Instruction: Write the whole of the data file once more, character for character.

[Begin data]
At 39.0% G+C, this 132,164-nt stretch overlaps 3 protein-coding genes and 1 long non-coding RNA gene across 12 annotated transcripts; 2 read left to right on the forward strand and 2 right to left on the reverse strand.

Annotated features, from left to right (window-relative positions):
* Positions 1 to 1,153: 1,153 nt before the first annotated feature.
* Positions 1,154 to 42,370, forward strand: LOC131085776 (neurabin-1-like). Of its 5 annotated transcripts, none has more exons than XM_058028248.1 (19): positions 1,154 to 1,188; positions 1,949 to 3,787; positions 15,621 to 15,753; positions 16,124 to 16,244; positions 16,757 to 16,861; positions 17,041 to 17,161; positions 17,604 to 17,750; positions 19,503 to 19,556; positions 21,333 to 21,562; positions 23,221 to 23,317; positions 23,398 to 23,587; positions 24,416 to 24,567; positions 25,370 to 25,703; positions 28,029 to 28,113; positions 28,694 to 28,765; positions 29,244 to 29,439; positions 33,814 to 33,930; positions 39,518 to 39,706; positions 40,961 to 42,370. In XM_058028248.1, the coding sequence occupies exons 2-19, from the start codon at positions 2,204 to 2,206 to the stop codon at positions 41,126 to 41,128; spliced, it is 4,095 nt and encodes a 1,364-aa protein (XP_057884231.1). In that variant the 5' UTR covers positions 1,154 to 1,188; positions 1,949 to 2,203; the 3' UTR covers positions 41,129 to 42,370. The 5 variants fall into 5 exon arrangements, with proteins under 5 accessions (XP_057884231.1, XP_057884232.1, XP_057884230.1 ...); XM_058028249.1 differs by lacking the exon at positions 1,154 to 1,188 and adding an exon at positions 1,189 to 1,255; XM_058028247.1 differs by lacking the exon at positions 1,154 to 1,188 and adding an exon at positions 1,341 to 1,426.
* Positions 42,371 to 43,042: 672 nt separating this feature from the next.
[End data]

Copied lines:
At 39.0% G+C, this 132,164-nt stretch overlaps 3 protein-coding genes and 1 long non-coding RNA gene across 12 annotated transcripts; 2 read left to right on the forward strand and 2 right to left on the reverse strand.

Annotated features, from left to right (window-relative positions):
* Positions 1 to 1,153: 1,153 nt before the first annotated feature.
* Positions 1,154 to 42,370, forward strand: LOC131085776 (neurabin-1-like). Of its 5 annotated transcripts, none has more exons than XM_058028248.1 (19): positions 1,154 to 1,188; positions 1,949 to 3,787; positions 15,621 to 15,753; positions 16,124 to 16,244; positions 16,757 to 16,861; positions 17,041 to 17,161; positions 17,604 to 17,750; positions 19,503 to 19,556; positions 21,333 to 21,562; positions 23,221 to 23,317; positions 23,398 to 23,587; positions 24,416 to 24,567; positions 25,370 to 25,703; positions 28,029 to 28,113; positions 28,694 to 28,765; positions 29,244 to 29,439; positions 33,814 to 33,930; positions 39,518 to 39,706; positions 40,961 to 42,370. In XM_058028248.1, the coding sequence occupies exons 2-19, from the start codon at positions 2,204 to 2,206 to the stop codon at positions 41,126 to 41,128; spliced, it is 4,095 nt and encodes a 1,364-aa protein (XP_057884231.1). In that variant the 5' UTR covers positions 1,154 to 1,188; positions 1,949 to 2,203; the 3' UTR covers positions 41,129 to 42,370. The 5 variants fall into 5 exon arrangements, with proteins under 5 accessions (XP_057884231.1, XP_057884232.1, XP_057884230.1 ...); XM_058028249.1 differs by lacking the exon at positions 1,154 to 1,188 and adding an exon at positions 1,189 to 1,255; XM_058028247.1 differs by lacking the exon at positions 1,154 to 1,188 and adding an exon at positions 1,341 to 1,426.
* Positions 42,371 to 43,042: 672 nt separating this feature from the next.